Wigs, feather boas, velvet hats and a prom dress. All of them are inside Collin Clemons' costume bin, and most of them make it on to one of the patrons of Monday-night karaoke at Dirty Frank's Hot Dog Palace - call it "Dirtyoke" for short.

Wigs, feather boas, velvet hats and a prom dress. All of them are inside Collin Clemons' costume bin, and most of them make it on to one of the patrons of Monday-night karaoke at Dirty Frank's Hot Dog Palace - call it "Dirtyoke" for short.

"It just makes the karaoke a bit more silly and more fun," explained Clemons, the rookie karaoke jock who's been running the night under the name KJ Dirtyoke. "I think it tends to get people up to the mike easier if they can dress up and pretend it's not them. They won't be as embarrassed or whatever."

Last week that was certainly the case, as customers crowded their way to the front of the bar to belt out everything from Will Smith to Metallica to Sublime while wearing some of Clemons' ridiculous wardrobe.

He inherited the costumes and the karaoke equipment from Amy Brennick, a friend who used to run various karaoke nights around town before getting a "real job." Before Dirty Frank's owner Harold LaRue offered Clemons the night, he had only hosted three private events as a KJ.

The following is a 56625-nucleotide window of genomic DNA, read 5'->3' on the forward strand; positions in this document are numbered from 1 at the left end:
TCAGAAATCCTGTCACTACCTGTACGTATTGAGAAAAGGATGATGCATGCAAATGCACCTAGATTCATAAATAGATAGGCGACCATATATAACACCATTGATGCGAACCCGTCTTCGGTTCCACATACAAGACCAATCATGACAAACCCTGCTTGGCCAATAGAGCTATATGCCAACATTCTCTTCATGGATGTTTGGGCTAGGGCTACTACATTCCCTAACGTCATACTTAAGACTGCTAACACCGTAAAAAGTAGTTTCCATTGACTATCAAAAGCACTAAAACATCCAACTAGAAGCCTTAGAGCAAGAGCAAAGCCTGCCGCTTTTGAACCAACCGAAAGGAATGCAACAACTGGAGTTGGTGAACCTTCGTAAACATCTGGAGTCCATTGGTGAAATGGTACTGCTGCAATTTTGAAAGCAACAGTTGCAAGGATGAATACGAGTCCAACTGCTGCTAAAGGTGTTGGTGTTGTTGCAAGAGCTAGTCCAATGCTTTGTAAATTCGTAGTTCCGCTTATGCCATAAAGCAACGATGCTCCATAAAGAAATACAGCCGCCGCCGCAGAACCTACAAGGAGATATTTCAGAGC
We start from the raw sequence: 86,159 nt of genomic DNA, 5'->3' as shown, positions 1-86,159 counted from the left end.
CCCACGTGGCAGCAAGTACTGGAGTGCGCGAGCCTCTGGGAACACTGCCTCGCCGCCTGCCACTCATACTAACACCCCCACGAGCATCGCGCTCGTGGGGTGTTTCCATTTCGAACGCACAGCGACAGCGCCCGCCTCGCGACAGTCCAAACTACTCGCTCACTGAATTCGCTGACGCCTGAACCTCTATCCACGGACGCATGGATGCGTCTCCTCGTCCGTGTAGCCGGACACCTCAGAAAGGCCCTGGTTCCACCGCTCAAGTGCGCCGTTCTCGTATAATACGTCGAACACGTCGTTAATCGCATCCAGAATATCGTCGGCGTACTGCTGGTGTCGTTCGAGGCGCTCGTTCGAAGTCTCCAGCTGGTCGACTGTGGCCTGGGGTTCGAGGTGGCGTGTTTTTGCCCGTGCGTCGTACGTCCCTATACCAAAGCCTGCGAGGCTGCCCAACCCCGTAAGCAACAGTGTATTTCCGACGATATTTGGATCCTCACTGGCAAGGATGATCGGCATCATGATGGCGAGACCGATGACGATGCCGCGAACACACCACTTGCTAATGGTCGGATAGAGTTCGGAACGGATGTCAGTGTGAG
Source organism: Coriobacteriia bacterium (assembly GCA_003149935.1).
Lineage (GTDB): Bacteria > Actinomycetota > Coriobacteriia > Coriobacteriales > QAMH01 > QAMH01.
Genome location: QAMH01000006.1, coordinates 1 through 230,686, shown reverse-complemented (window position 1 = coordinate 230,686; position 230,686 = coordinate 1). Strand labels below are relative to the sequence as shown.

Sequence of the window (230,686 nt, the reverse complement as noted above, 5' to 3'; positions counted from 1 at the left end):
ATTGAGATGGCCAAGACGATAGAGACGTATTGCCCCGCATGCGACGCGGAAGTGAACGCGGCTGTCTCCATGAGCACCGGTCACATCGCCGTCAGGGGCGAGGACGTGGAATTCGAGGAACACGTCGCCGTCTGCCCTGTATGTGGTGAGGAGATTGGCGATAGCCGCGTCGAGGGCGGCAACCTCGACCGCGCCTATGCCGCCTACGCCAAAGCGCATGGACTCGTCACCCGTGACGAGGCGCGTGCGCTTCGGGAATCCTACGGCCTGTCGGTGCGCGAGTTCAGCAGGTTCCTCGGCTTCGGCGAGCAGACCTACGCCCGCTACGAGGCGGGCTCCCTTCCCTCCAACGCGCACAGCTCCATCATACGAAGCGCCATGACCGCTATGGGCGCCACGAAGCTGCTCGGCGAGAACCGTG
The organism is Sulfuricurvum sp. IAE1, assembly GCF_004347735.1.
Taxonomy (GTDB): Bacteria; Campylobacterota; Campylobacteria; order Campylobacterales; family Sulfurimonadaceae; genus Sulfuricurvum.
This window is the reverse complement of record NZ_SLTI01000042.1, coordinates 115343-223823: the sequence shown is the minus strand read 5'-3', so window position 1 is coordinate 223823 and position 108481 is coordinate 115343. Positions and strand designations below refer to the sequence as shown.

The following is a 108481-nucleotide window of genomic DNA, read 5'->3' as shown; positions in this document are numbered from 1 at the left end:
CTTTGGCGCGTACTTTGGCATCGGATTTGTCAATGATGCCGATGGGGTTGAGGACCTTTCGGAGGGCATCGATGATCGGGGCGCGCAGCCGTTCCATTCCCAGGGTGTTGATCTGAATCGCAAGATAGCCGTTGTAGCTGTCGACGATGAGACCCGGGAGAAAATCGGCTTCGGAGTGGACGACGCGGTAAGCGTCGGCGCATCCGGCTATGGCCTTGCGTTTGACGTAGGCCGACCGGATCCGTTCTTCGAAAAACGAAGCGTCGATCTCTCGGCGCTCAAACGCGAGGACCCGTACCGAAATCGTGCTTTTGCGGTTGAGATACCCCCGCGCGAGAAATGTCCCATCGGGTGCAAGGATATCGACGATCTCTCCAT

The learning curve has been quick, though, thanks in part to a devoted crowd of regulars that sprung up pretty much immediately when the Monday event began three months ago.

Bryan Sears shows up frequently. After being barraged with show tunes at local gay bars' karaoke nights, he appreciates the variety of music performed at Dirtyoke. As for the costumes, he could take 'em or leave 'em.

"If you want to put it on, you can," Sears said. "I did not, but that's because I'm vain."

Minutes later, Sears got up from the bar and joined a friend halfway through singing Dixie Chicks' "Not Ready to Make Nice."

Gaudy garb like a cowboy hat, an inflatable guitar and a wig with a clothesline and clothespins hanging off it appeared on stage as singers busted out novelty tracks like Bloodhound Gang's "The Bad Touch" and Right Said Fred's "I'm Too Sexy." Despite the occasional lull, the party kept picking back up.

One area Clemons hopes to improve soon is his song selection, which hovers around 2,500 - paltry compared to some of the million-strong collections around town.

The tunes he does have seem to keep his crowd happy, though, as was evident when a guy and gal hopped up front to lead the entire bar through a rousing take on "Hey Jude."